The Ministry of Justice has been banged to rights over a recruitment ad for prison officers, featuring a white prison officer and a black prisoner which was “likely to cause serious offence” by “perpetuating a negative racial stereotype”.
The ad on Facebook was for the MoJ’s Prison Jobs scheme, with text saying: “Become a prison officer. One career, many roles.” An accompanying caption read: “We’re key workers, problem solvers, life changers. Join us to perform a vital role at HMP Wormwood Scrubs.”
But one consumer complained to the Advertising Standards Authority that the ad perpetuated negative ethnic stereotypes and was likely to cause serious offence.
In its defence, the MoJ explained that the photographs used in the ad campaign featured real officers and prisoners. It did not therefore ‘portray’ a black man as a criminal – it depicted a real person who had been convicted of an offence, and it was not an inaccurate or unfair representation of the type of engagement that might have been seen between officers and prisoners.
In its view there was value in showing officers engaging constructively with colleagues and prisoners of varying ethnicities since that was a crucial part of the role.
The MoJ insisted a key part of the campaign was about attracting diverse recruits into an essential public service. The image only formed one small part of the overall campaign – accounting for less than 5% of its spend on the ads – which used a wide variety of images and showed officers of different ethnicities, interacting with each other. None of these other images used in the Facebook aspect of the campaign showed white officers alongside ethnic minority prisoners.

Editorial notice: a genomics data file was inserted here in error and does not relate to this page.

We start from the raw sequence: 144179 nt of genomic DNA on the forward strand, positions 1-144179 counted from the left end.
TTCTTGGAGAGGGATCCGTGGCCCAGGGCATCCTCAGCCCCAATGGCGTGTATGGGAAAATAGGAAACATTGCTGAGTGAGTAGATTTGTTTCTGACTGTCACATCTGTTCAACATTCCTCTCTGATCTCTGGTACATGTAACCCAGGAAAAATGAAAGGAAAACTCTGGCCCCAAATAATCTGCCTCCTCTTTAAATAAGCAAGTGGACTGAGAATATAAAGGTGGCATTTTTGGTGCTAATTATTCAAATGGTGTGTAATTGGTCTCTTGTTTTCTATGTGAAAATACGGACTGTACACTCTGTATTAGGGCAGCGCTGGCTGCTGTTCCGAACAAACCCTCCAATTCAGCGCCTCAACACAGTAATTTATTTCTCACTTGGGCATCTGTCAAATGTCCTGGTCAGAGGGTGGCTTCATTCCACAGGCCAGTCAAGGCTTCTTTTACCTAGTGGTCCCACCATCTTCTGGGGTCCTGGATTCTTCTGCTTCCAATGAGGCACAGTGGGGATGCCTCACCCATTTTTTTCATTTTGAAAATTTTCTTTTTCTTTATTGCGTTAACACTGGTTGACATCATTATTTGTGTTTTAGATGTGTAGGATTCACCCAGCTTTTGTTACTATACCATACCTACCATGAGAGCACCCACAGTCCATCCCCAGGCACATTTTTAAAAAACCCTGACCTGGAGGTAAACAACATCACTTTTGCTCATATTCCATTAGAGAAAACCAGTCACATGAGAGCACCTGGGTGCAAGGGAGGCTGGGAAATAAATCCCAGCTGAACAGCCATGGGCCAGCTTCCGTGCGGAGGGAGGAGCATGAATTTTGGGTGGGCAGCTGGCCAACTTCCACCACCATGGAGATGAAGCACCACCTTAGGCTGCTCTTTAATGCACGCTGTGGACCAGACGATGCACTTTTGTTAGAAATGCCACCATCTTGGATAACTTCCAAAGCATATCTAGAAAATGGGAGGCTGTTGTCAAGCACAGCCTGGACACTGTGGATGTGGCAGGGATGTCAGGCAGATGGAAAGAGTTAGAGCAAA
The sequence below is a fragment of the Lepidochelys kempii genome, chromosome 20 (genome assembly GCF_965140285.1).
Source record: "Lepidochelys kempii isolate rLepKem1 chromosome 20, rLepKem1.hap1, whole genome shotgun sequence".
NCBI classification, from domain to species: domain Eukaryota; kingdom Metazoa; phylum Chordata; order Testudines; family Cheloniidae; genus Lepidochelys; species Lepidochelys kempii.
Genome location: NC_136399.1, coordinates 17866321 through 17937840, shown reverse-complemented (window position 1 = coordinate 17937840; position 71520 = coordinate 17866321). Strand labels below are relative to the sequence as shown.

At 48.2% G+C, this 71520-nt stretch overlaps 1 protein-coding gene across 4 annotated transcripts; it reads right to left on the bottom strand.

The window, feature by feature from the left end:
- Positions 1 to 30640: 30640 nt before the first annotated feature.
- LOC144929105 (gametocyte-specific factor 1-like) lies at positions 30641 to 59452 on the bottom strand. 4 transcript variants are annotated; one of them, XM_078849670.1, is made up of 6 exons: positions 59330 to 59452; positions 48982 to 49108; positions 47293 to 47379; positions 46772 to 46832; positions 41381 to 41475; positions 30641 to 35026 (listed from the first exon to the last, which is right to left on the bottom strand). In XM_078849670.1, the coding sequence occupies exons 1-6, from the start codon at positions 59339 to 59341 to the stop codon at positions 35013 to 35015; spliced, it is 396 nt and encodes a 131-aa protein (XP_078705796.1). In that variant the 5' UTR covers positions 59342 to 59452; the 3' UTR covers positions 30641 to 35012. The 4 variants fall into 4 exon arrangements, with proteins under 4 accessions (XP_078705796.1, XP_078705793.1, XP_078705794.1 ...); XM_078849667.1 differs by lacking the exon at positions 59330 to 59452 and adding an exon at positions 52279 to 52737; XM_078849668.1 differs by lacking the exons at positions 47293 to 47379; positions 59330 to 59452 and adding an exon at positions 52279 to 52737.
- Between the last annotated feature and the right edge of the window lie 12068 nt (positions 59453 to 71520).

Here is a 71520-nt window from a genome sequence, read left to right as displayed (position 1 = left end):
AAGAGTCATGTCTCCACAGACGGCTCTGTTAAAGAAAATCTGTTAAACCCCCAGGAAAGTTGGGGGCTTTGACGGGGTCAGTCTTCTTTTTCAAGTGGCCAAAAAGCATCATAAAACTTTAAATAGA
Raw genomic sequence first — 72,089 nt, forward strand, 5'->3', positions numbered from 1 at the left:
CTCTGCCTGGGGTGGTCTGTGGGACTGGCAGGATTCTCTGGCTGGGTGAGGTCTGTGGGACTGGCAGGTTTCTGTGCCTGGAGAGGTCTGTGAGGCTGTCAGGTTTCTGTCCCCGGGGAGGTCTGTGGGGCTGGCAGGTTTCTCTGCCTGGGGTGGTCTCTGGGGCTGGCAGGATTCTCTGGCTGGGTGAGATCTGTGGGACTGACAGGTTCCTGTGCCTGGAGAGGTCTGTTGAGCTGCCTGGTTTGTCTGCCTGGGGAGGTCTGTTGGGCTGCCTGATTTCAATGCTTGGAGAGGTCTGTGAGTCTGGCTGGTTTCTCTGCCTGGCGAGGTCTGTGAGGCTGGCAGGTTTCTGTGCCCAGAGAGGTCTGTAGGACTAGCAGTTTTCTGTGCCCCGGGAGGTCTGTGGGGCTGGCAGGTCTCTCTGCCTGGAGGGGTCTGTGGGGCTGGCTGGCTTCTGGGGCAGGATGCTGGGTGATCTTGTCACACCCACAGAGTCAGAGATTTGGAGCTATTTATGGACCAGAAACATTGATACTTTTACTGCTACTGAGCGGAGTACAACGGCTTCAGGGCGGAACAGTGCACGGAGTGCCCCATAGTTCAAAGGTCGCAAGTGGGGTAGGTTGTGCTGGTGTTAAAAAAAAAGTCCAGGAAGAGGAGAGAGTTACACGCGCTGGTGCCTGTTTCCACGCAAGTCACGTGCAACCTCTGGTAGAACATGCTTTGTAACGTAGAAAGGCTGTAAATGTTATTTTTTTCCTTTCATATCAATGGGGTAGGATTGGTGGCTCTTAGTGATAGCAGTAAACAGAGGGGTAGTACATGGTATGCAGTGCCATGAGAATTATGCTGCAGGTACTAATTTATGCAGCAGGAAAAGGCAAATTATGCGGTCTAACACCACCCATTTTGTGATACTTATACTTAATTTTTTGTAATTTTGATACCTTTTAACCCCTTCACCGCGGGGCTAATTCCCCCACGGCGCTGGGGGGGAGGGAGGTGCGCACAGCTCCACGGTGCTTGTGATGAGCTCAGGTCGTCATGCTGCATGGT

However, the ASA was unmoved, saying that although it “considered the ad did not suggest that all black men were criminals or were more likely to be so than any other ethnic group” it did depict “an imbalanced power dynamic, with a smiling white prison officer, described as a ‘life changer’, and a black, institutionalised prisoner”.
The watchdog’s ruling stated: “We considered the ad’s focus on the positive qualities of the white prison officer and negative casting of the black prisoner was likely to be seen as perpetuating a negative racial stereotype.”
Banning the ad from appearing in the future, the ASA said: “We concluded that the ad was likely to cause serious offence on the grounds of race by reinforcing negative stereotypes about black men.”
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